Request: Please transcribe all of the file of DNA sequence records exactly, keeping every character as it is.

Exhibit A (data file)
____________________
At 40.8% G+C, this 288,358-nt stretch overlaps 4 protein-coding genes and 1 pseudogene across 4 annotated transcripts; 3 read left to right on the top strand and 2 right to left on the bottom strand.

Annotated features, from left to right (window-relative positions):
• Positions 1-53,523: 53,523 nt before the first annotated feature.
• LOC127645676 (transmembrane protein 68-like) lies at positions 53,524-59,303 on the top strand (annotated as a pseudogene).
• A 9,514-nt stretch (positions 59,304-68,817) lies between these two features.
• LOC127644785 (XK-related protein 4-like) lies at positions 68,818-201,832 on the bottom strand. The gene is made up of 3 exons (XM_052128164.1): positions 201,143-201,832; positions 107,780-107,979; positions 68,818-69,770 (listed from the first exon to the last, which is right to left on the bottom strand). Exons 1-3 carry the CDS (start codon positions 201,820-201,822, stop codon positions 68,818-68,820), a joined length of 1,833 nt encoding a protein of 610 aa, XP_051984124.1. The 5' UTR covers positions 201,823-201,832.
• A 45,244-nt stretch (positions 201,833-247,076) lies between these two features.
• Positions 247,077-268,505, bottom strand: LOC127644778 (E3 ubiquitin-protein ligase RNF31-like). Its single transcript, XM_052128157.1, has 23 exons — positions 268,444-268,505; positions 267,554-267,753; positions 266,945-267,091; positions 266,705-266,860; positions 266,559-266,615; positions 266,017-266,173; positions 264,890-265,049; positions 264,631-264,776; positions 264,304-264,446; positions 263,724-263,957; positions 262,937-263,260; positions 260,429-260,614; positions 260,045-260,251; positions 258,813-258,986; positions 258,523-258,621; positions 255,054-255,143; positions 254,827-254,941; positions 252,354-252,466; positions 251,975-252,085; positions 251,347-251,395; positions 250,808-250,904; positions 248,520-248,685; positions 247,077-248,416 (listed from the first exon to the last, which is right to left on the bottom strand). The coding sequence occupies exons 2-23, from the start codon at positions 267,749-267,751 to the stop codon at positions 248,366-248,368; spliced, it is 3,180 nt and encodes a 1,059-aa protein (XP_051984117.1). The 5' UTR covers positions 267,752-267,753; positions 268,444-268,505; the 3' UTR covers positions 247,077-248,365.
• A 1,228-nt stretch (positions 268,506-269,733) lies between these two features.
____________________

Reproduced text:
At 40.8% G+C, this 288,358-nt stretch overlaps 4 protein-coding genes and 1 pseudogene across 4 annotated transcripts; 3 read left to right on the top strand and 2 right to left on the bottom strand.

Annotated features, from left to right (window-relative positions):
• Positions 1-53,523: 53,523 nt before the first annotated feature.
• LOC127645676 (transmembrane protein 68-like) lies at positions 53,524-59,303 on the top strand (annotated as a pseudogene).
• A 9,514-nt stretch (positions 59,304-68,817) lies between these two features.
• LOC127644785 (XK-related protein 4-like) lies at positions 68,818-201,832 on the bottom strand. The gene is made up of 3 exons (XM_052128164.1): positions 201,143-201,832; positions 107,780-107,979; positions 68,818-69,770 (listed from the first exon to the last, which is right to left on the bottom strand). Exons 1-3 carry the CDS (start codon positions 201,820-201,822, stop codon positions 68,818-68,820), a joined length of 1,833 nt encoding a protein of 610 aa, XP_051984124.1. The 5' UTR covers positions 201,823-201,832.
• A 45,244-nt stretch (positions 201,833-247,076) lies between these two features.
• Positions 247,077-268,505, bottom strand: LOC127644778 (E3 ubiquitin-protein ligase RNF31-like). Its single transcript, XM_052128157.1, has 23 exons — positions 268,444-268,505; positions 267,554-267,753; positions 266,945-267,091; positions 266,705-266,860; positions 266,559-266,615; positions 266,017-266,173; positions 264,890-265,049; positions 264,631-264,776; positions 264,304-264,446; positions 263,724-263,957; positions 262,937-263,260; positions 260,429-260,614; positions 260,045-260,251; positions 258,813-258,986; positions 258,523-258,621; positions 255,054-255,143; positions 254,827-254,941; positions 252,354-252,466; positions 251,975-252,085; positions 251,347-251,395; positions 250,808-250,904; positions 248,520-248,685; positions 247,077-248,416 (listed from the first exon to the last, which is right to left on the bottom strand). The coding sequence occupies exons 2-23, from the start codon at positions 267,749-267,751 to the stop codon at positions 248,366-248,368; spliced, it is 3,180 nt and encodes a 1,059-aa protein (XP_051984117.1). The 5' UTR covers positions 267,752-267,753; positions 268,444-268,505; the 3' UTR covers positions 247,077-248,365.
• A 1,228-nt stretch (positions 268,506-269,733) lies between these two features.